While India has gained significantly since US participation in Afghanistan and has considerably increased its influence in Afghanistan through economic and military assistance, it has failed to take a dominant position in recent Afghan peace talks to achieve its strategic interests. Since India is using Afghan soil to support proxies against Pakistan, it is, therefore, less supportive of the reconciliation process and does not want Taliban to play a leading role in future security arrangements concerning Afghan political apparatus. In this regard, the Taliban has recently announced that India has always played a negative role in Afghanistan and supported traitors in the country. The diplomatic choice of New Delhi to dispatch senior ambassadors to Russia as informal representatives for settling the negotiations with the Taliban revealed that the strategy has been changed to remain relevant with evolving security dynamics of Afghanistan.

Pakistan is sincerely dedicated to the peaceful resolution of the Afghan crisis but it is far more concerned with the interference of external "spoilers". Pakistan, which has been victimized for several years by extremism and terrorism, does not want to see resurgence of such violence. Pakistani Foreign Minister Shah Mahmood Qureshi has categorically denied that Islamabad is taking the side of any particular group – Taliban or the Afghan government. He urged that Pakistan has no desire to interfere and has no other agenda but it will work with whatever arrangement the peace talks produce. In this context, the International community must understand that India is creating complications for the Afghan peace process and take notice of the Indian role as a spoiler within and outside Afghanistan.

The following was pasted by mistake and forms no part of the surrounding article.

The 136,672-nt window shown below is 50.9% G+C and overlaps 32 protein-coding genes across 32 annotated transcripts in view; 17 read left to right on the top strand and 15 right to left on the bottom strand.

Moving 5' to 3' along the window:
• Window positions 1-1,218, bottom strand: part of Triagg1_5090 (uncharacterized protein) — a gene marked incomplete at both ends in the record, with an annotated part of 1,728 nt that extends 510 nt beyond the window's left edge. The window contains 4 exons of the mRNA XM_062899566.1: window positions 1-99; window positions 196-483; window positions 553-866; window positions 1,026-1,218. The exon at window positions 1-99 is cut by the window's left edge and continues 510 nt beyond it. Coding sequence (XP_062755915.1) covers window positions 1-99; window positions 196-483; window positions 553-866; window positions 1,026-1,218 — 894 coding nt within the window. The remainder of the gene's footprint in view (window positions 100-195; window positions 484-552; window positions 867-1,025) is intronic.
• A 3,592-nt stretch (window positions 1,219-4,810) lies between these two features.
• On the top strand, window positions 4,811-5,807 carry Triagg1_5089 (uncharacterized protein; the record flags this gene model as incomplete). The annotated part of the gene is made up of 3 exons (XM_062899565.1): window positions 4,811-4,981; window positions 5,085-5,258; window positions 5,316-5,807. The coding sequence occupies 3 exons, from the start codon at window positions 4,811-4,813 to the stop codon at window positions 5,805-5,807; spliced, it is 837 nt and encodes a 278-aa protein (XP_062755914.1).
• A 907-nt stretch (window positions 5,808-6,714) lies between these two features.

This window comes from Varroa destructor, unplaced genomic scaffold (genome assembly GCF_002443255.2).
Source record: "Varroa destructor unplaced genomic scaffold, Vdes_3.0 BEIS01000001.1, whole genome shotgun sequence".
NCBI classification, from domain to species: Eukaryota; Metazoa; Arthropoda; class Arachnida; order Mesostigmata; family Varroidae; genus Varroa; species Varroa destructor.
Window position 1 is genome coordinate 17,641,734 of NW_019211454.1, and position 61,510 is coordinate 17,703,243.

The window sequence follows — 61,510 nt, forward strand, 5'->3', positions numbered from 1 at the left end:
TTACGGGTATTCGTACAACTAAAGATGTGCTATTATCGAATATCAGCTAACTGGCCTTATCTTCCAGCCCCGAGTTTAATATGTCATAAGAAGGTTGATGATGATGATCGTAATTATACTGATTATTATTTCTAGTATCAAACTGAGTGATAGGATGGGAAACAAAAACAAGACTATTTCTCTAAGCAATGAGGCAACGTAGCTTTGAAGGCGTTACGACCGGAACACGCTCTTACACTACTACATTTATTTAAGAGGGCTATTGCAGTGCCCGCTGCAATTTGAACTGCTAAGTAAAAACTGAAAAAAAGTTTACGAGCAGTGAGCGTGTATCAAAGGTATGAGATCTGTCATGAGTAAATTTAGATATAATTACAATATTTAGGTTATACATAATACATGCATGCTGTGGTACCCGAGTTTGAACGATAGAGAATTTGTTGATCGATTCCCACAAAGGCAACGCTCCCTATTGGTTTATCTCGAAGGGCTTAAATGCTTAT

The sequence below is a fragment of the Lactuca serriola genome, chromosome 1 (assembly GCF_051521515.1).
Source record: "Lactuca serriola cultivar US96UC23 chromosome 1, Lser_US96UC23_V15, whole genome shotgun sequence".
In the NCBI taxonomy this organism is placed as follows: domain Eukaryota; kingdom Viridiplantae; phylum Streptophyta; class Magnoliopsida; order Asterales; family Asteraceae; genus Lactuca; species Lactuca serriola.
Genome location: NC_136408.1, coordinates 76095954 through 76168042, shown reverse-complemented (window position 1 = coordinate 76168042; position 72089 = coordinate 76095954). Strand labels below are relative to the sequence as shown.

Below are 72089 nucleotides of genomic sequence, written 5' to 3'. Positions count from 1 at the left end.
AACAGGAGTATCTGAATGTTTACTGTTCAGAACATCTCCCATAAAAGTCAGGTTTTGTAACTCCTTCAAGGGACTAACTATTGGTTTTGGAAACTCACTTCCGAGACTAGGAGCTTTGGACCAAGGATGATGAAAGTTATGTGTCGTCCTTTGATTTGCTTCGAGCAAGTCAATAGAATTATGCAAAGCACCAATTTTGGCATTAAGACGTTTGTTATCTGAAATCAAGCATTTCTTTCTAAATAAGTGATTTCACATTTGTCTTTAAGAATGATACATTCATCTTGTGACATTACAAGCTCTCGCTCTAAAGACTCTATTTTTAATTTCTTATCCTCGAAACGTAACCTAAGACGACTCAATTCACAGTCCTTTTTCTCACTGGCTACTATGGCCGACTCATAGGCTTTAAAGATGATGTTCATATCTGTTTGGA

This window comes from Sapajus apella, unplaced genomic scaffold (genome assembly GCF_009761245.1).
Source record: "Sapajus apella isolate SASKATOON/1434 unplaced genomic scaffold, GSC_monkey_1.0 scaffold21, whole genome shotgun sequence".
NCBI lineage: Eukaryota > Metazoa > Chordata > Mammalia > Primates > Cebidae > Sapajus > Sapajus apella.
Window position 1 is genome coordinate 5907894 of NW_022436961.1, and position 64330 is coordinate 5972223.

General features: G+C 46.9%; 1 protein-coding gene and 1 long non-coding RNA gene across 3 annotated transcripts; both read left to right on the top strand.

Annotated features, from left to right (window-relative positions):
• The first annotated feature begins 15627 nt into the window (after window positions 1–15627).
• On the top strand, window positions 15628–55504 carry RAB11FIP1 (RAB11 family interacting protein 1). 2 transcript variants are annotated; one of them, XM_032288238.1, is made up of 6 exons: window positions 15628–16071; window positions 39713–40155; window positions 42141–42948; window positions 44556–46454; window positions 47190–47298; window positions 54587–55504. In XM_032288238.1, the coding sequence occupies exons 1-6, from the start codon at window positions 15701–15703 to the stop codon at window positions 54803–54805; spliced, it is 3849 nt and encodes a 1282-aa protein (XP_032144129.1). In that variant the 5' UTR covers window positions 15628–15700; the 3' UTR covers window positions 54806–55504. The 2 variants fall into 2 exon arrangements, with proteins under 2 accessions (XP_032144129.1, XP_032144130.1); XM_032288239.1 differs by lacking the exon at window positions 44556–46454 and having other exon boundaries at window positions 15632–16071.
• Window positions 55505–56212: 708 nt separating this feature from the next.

As great powers advance towards the conclusion of an agreement in Afghanistan, the destiny of its $3 billion investment and influence in the war-torn nation is very worrisome for India. PM Narendra Modi has assigned 4 billion rupees for social construction in Afghanistan during the first quarterly expenditure of his second parliamentary term. Experts think that political fear in India regarding Afghanistan is due to the reality that it has been excluded from the negotiations even after offering humanitarian and financial aid to Afghanistan with up to $650 million to $750 million, rendering it the biggest regional aid provider. Moreover, Islamabad has almost prepared the grounds for the Washington, Moscow and Beijing to achieve an agreement with the Taliban. Rakesh Sood, former Indian ambassador to Kabul, has already confessed that neither India nor its concurring partners had a position at the peace talk process for the Afghan regime.